Friday, 1 January 2010


Now Showing
20th Century Fox Films

When Time magazine named The Princess and the Frog the best film of 2009 (see below), they also named Fantastic Mr Fox at #3. Separating the two? Pixar's Up. It is testament to the continuing improvement in the excellence of animated films. So, too, is the realisation that the two (Princess and Mr. Fox) opening today are both superior to any of the live action films which opened last week or will do over the next month.

Fantastic Mr. Fox is perhaps the least polished of the two but is no less enjoyable for that. The stop motion animation employed by director Wes Anderson, his first foray into animation features, adds a level of old school charm. And while it's not as charming as the initial trailer had me believe (damn those trailers!), it's a highly enjoyable film definitely worth catching.

Based on Roald Dahl's book of the same name, the Mr Fox of the title (voiced by George Clooney) is a former chicken thief who turned to the straight life when his wife (Meryl Streep) announced she was with cub. That cub, Ash (Jason Schwartzman), is now an angsty teen (in fox years) and Fox's straight job as a newspaper columnist is no longer that fulfilling, so he decides to pull one last heist (cue Ocean's 11 reference). Make that a three-pronged heist, on local farmers Boggis, Bunce and Bean.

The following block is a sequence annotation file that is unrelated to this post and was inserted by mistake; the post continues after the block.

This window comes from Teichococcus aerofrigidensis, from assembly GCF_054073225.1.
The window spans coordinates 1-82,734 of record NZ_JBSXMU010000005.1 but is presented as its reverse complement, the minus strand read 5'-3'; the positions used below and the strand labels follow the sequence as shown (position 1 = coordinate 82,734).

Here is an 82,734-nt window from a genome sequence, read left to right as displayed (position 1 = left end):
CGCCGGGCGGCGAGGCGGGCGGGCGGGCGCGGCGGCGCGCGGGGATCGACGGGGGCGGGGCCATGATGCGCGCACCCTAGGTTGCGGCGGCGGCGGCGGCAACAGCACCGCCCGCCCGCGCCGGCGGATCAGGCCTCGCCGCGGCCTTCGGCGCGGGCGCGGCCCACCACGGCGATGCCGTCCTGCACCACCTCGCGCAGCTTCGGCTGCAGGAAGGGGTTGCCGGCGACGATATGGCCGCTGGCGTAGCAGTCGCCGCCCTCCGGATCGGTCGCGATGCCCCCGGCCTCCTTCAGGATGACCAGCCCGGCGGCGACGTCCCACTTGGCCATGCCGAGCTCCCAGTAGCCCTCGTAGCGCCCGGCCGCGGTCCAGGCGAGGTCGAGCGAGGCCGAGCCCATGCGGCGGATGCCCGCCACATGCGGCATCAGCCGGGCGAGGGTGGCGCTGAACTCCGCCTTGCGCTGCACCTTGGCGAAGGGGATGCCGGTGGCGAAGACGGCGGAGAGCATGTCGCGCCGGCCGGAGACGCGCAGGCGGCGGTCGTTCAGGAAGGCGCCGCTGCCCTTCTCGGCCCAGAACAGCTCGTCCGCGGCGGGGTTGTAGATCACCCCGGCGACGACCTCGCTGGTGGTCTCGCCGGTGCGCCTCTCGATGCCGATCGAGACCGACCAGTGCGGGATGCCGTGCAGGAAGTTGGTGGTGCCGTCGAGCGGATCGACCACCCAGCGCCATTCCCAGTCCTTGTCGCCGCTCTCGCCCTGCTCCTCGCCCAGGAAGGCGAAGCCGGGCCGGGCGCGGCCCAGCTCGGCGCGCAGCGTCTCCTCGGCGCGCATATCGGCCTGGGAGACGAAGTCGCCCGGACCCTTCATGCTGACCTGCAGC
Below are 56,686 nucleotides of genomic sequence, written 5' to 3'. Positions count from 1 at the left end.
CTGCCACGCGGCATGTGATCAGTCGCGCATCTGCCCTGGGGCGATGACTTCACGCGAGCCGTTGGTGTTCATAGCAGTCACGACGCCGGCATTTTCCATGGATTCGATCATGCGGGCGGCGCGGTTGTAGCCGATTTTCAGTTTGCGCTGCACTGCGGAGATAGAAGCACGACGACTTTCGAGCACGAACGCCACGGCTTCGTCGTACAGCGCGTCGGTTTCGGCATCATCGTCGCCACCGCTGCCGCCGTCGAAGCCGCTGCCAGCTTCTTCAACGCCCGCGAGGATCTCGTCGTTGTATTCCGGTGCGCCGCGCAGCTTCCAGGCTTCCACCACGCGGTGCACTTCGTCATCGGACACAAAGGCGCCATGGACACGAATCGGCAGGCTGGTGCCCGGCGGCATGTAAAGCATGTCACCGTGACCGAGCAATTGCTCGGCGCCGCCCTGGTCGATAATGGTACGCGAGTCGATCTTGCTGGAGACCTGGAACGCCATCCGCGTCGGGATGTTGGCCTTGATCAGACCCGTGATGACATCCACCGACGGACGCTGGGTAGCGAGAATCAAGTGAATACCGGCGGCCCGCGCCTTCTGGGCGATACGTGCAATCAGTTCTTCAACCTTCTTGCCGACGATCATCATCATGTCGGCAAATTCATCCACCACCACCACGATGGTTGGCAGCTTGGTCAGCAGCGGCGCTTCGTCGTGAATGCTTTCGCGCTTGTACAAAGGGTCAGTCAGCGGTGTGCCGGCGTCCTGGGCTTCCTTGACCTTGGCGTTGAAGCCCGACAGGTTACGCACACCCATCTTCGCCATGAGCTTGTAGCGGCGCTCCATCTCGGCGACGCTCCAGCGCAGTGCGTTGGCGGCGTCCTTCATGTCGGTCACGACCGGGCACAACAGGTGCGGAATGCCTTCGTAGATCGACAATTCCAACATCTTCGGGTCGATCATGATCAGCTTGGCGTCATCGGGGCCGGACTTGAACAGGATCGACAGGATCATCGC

As in all heist films, nothing goes to plan and the farmers respond by firstly trying to blow-up and then dig out Fox and his family. They then decide to starve out the entire animal population. Fox's response? An even more audacious plan.

Wes Anderson keeps all of this action moving at a brisk pace, thanks in part to a fun and eclectic soundtrack. There are minor detours about father-son relations and familial rivalry (Ash is not happy that his seemingly golden child cousin Kristofferson has come to stay) but it never gets heavy. That said, adults are likely to enjoy this film more than the kids.

Unlike the recent Where The Wild Things Are, I had read Roald Dahl's Fantastic Mr. Fox as a child and loved it. And unlike those people who found Spike Jonze's version of WTWTA too different for their liking, I found Wes Anderson's take on this story both faithful and inventive, and very much his own; that same first trailer revealed Anderson's very distinct style, from dialogue to dapper dress code – you pretty much knew what you were in for. And I, for one, was not disappointed.

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